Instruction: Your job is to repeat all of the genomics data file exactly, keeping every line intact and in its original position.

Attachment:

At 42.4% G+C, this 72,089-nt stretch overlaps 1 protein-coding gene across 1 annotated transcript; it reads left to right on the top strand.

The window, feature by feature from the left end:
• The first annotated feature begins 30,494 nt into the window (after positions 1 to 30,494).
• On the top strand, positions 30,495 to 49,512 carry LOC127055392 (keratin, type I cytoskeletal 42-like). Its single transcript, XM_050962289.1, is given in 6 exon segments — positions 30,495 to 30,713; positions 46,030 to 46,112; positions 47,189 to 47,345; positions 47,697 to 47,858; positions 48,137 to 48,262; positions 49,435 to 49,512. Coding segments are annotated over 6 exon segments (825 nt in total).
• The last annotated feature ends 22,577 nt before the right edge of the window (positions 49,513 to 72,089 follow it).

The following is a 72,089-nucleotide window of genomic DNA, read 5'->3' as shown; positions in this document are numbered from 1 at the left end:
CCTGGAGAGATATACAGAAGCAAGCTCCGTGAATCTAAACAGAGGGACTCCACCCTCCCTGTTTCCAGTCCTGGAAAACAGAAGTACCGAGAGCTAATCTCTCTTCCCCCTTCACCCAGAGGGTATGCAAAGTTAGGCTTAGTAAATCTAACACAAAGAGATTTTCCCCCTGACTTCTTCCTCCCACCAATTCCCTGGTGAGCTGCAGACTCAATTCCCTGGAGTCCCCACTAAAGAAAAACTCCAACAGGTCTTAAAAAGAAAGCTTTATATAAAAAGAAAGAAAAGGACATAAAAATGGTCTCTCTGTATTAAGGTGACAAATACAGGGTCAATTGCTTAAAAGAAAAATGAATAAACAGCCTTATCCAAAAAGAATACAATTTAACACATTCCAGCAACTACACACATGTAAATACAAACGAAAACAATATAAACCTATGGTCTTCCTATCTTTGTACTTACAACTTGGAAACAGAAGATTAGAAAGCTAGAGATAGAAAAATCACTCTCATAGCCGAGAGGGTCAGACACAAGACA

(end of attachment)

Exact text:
At 42.4% G+C, this 72,089-nt stretch overlaps 1 protein-coding gene across 1 annotated transcript; it reads left to right on the top strand.

The window, feature by feature from the left end:
• The first annotated feature begins 30,494 nt into the window (after positions 1 to 30,494).
• On the top strand, positions 30,495 to 49,512 carry LOC127055392 (keratin, type I cytoskeletal 42-like). Its single transcript, XM_050962289.1, is given in 6 exon segments — positions 30,495 to 30,713; positions 46,030 to 46,112; positions 47,189 to 47,345; positions 47,697 to 47,858; positions 48,137 to 48,262; positions 49,435 to 49,512. Coding segments are annotated over 6 exon segments (825 nt in total).
• The last annotated feature ends 22,577 nt before the right edge of the window (positions 49,513 to 72,089 follow it).

The following is a 72,089-nucleotide window of genomic DNA, read 5'->3' as shown; positions in this document are numbered from 1 at the left end:
CCTGGAGAGATATACAGAAGCAAGCTCCGTGAATCTAAACAGAGGGACTCCACCCTCCCTGTTTCCAGTCCTGGAAAACAGAAGTACCGAGAGCTAATCTCTCTTCCCCCTTCACCCAGAGGGTATGCAAAGTTAGGCTTAGTAAATCTAACACAAAGAGATTTTCCCCCTGACTTCTTCCTCCCACCAATTCCCTGGTGAGCTGCAGACTCAATTCCCTGGAGTCCCCACTAAAGAAAAACTCCAACAGGTCTTAAAAAGAAAGCTTTATATAAAAAGAAAGAAAAGGACATAAAAATGGTCTCTCTGTATTAAGGTGACAAATACAGGGTCAATTGCTTAAAAGAAAAATGAATAAACAGCCTTATCCAAAAAGAATACAATTTAACACATTCCAGCAACTACACACATGTAAATACAAACGAAAACAATATAAACCTATGGTCTTCCTATCTTTGTACTTACAACTTGGAAACAGAAGATTAGAAAGCTAGAGATAGAAAAATCACTCTCATAGCCGAGAGGGTCAGACACAAGACA